Tutorial: Introduction to Windows PowerShell 1.0

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What is Windows PowerShell?


If you’ve been around Microsoft Windows any length of time, you’ve most likely seen or at least heard about the “Command Prompt” which, in Windows NT-based Operating Systems (Win2K and beyond), is executed via CMD.exe. Windows PowerShell is a similar relatively new command-line shell and is available to any Windows user (assuming you are using one of the supported operating systems listed below). However, PowerShell was particularly designed for system and network administrators.

How or where can you get PowerShell 1.0?


PowerShell 1.0 has actually been available as a standalone download from Microsoft since about October of 2006. It is available at this link: http://www.microsoft.com/windowsserver2 ... nload.mspx . You’ll need to choose the platform for your operating system. Supported operating systems are X86 and X64 versions of XP SP2 / SP3, Vista and Windows Server 2003 (an Itanium version is also available for 2003 Server). In addition, Microsoft has recently made it available as an optional download via Microsoft Update (Windows Update).

*note of interest – PowerShell 2.0 is (as of this writing) at Community Technology Preview 3 (CTP3) stage and is available also for download: http://www.microsoft.com/downloads/deta ... laylang=en . PowerShell 2.0 will also support Windows 7 and Windows Server 2008.

What is different about PowerShell 1.0?


I don’t know if I can describe it any better than the Microsoft “Getting Started” documentation does (the documentation is installed along with PowerShell):

Quote:
“Unlike most shells, which accept and return text, Windows PowerShell is built on top of the .NET common language runtime (CLR) and the .NET Framework, and accepts and returns .NET objects.”

In addition PowerShell includes over 100 functions called “cmdlets”. These can be used individually, or combined for more complex operations.

How do I run the application?


There are several ways to run PowerShell. When it installs it creates a program group under Start || All Programs || Windows PowerShell 1.0 and can be run from there. You can also create a Desktop shortcut for it (which is not created during installation). It can also be run from Start || Run by simply typing powershell or powershell.exe and clicking OK. When it opens, you’ll notice that it is not unlike the Window opened by CMD. If you run it from the program group, you’ll notice that it opens larger and with prettier colors than the typical black and white CMD window, but otherwise it looks comfortably familiar.
Attachments:
powershell1.jpg


Default colors, background, fonts, size, etc., of the window may be altered the same way as the CMD window can, by right clicking a blank spot on the top toolbar, selecting Properties, and adjusting the settings to your preference.
Attachments:
powershell2.jpg


Can I use it just like the Command Prompt I’m used to?


Yes and no. Mostly no. You’ll still find many of the tools that you may be used to such as DIR, CD, NET, COPY, REN and others. However, the first thing you’ll notice if you type help at the "PS" prompt is that they are all now aliases of cmdlets. For example, you’ll notice that DIR is an alias of get-ChildItem. Both will list the contents of the current directory. Go ahead, try it. Type dir and get-ChildItem one after the other (like CMD you’ll need to press enter to execute it). You’ll notice the results are identical.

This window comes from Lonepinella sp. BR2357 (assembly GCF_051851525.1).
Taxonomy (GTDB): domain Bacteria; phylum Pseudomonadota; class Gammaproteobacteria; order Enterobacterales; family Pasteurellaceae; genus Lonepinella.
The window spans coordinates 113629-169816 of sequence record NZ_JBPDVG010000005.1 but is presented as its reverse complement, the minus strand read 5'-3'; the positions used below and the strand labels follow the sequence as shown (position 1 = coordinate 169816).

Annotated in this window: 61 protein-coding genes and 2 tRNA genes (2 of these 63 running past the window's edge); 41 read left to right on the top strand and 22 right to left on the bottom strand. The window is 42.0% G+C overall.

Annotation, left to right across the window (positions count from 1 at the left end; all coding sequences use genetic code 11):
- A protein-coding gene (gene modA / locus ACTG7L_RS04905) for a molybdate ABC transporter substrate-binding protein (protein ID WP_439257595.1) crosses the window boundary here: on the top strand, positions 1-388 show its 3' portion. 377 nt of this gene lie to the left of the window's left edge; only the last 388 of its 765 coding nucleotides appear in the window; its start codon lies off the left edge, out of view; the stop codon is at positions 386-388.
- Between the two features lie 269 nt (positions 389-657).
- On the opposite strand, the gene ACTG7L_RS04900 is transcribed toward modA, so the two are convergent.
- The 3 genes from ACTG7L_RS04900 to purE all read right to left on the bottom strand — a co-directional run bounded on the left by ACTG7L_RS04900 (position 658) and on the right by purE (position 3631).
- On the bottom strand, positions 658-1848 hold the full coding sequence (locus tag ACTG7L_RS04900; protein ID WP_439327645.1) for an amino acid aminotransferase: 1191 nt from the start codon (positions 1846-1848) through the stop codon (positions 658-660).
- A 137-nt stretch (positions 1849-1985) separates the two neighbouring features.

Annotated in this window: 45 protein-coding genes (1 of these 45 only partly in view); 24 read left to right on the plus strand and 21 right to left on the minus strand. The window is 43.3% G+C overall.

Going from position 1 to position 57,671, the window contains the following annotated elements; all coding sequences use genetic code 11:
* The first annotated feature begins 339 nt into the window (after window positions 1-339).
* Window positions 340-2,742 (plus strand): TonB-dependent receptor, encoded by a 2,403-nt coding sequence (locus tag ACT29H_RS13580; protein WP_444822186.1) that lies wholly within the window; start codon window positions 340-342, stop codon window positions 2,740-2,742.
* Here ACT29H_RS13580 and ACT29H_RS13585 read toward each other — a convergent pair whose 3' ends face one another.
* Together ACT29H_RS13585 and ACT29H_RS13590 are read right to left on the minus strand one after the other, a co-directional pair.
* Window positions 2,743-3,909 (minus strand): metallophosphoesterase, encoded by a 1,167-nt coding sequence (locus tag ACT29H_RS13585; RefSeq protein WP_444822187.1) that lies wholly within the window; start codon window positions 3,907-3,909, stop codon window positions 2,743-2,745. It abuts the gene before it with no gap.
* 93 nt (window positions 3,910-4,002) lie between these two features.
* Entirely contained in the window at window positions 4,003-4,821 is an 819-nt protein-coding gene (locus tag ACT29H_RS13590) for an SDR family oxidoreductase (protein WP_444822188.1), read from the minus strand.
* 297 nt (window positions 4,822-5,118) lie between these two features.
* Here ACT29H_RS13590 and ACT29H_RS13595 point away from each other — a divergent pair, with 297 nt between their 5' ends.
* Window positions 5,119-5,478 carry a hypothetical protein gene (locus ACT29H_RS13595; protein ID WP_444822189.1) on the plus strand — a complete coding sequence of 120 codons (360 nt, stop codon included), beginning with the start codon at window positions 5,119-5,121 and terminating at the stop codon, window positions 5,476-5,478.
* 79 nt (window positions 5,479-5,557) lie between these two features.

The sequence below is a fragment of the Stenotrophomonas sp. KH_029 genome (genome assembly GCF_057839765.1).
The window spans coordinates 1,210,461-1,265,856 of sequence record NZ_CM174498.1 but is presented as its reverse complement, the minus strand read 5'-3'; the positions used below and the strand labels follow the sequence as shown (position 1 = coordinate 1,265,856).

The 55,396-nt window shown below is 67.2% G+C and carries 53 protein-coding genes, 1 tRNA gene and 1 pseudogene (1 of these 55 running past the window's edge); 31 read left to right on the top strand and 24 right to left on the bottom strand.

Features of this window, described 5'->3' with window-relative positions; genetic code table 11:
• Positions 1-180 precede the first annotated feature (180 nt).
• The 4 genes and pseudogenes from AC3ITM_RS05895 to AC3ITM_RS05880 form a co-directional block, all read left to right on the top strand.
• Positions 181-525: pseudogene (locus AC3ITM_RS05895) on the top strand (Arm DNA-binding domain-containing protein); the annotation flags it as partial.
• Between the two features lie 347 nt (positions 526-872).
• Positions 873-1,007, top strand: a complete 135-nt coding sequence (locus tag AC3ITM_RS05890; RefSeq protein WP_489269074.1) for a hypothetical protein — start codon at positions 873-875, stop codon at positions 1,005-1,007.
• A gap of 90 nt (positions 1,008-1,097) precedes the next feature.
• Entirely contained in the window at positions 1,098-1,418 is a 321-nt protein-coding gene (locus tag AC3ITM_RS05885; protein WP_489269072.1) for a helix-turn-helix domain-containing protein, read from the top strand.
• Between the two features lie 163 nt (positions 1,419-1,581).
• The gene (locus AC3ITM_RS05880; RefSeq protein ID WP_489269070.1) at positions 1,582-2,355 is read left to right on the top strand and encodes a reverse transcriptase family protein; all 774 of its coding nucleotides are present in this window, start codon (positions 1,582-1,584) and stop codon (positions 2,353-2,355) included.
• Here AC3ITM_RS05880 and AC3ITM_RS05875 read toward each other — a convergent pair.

Now type get-help dir and then get-help get-childitem (like CMD, case is not critical). You’ll notice the descriptions, syntax, etc., are identical. You’ll also notice that all of the “switches” that used to be available for dir are gone (try them if you want – they won’t work). Let’s try one more. Type get-alias | where-object {$_.Definition -match "Get-Childitem"}. This will produce a list of all the aliases for Get-ChildItem, which you’ll see not only includes dir, but also ls and gci. In addition, if you don’t like those, PoSh (PowerShell nickname / acronym) allows you to create your own aliases, with set-alias.

What else can it do?


This is not intended to be a user manual, however I would like to point out one additional feature that I use frequently, and that is the ability to list Registry content right in the PoSh window. For example:

get-itemproperty registry::hklm\software\microsoft\windows\currentversion\run

lists all of the properties of the run key in HKLM and their parameters. To me that is just so much faster than navigating the registry tree and it’s something I am already using frequently, specifically when troubleshooting malware issues on a computer. In addition to viewing registry keys and properties, it is also possible to modify, add, and remove registry items (currently only the HKLM and HKCU hives are available to PoSh). Here's another screen shot.

Attachments:
powershell3.jpg


Conclusion.


In summary, this article is primarily written for Windows users who have never heard of PowerShell, or who have simply not taken the time to use it to give you a bit of familiarity with it. In particular if you are a network or system administrator, I hope this motivates you to actually take the time to use it and learn what can be done with it.

Originally submitted at Associated Content
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